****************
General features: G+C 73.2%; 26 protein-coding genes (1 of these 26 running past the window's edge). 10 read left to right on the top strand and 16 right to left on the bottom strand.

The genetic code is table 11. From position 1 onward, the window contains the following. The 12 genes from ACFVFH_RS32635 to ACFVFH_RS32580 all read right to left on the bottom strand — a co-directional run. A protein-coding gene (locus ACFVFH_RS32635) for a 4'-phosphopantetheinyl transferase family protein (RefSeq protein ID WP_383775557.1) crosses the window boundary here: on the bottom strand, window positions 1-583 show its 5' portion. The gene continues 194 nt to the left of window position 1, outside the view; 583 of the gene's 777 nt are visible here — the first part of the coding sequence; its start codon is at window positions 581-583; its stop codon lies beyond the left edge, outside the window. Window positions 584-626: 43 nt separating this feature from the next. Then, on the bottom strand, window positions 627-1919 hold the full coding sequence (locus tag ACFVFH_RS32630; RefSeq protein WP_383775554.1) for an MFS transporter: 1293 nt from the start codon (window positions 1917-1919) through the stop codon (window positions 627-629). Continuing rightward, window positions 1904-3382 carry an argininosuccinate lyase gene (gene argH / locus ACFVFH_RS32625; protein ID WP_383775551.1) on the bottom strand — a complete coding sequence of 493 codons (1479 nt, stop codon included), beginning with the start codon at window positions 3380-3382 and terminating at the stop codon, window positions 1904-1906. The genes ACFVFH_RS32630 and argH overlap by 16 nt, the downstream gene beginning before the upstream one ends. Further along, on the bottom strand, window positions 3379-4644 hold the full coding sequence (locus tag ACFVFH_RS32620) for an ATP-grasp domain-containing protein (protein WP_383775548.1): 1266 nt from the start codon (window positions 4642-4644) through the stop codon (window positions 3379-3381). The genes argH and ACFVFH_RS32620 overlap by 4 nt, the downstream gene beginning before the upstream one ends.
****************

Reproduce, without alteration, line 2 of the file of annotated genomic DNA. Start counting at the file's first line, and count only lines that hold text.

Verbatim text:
The genetic code is table 11. From position 1 onward, the window contains the following. The 12 genes from ACFVFH_RS32635 to ACFVFH_RS32580 all read right to left on the bottom strand — a co-directional run. A protein-coding gene (locus ACFVFH_RS32635) for a 4'-phosphopantetheinyl transferase family protein (RefSeq protein ID WP_383775557.1) crosses the window boundary here: on the bottom strand, window positions 1-583 show its 5' portion. The gene continues 194 nt to the left of window position 1, outside the view; 583 of the gene's 777 nt are visible here — the first part of the coding sequence; its start codon is at window positions 581-583; its stop codon lies beyond the left edge, outside the window. Window positions 584-626: 43 nt separating this feature from the next. Then, on the bottom strand, window positions 627-1919 hold the full coding sequence (locus tag ACFVFH_RS32630; RefSeq protein WP_383775554.1) for an MFS transporter: 1293 nt from the start codon (window positions 1917-1919) through the stop codon (window positions 627-629). Continuing rightward, window positions 1904-3382 carry an argininosuccinate lyase gene (gene argH / locus ACFVFH_RS32625; protein ID WP_383775551.1) on the bottom strand — a complete coding sequence of 493 codons (1479 nt, stop codon included), beginning with the start codon at window positions 3380-3382 and terminating at the stop codon, window positions 1904-1906. The genes ACFVFH_RS32630 and argH overlap by 16 nt, the downstream gene beginning before the upstream one ends. Further along, on the bottom strand, window positions 3379-4644 hold the full coding sequence (locus tag ACFVFH_RS32620) for an ATP-grasp domain-containing protein (protein WP_383775548.1): 1266 nt from the start codon (window positions 4642-4644) through the stop codon (window positions 3379-3381). The genes argH and ACFVFH_RS32620 overlap by 4 nt, the downstream gene beginning before the upstream one ends.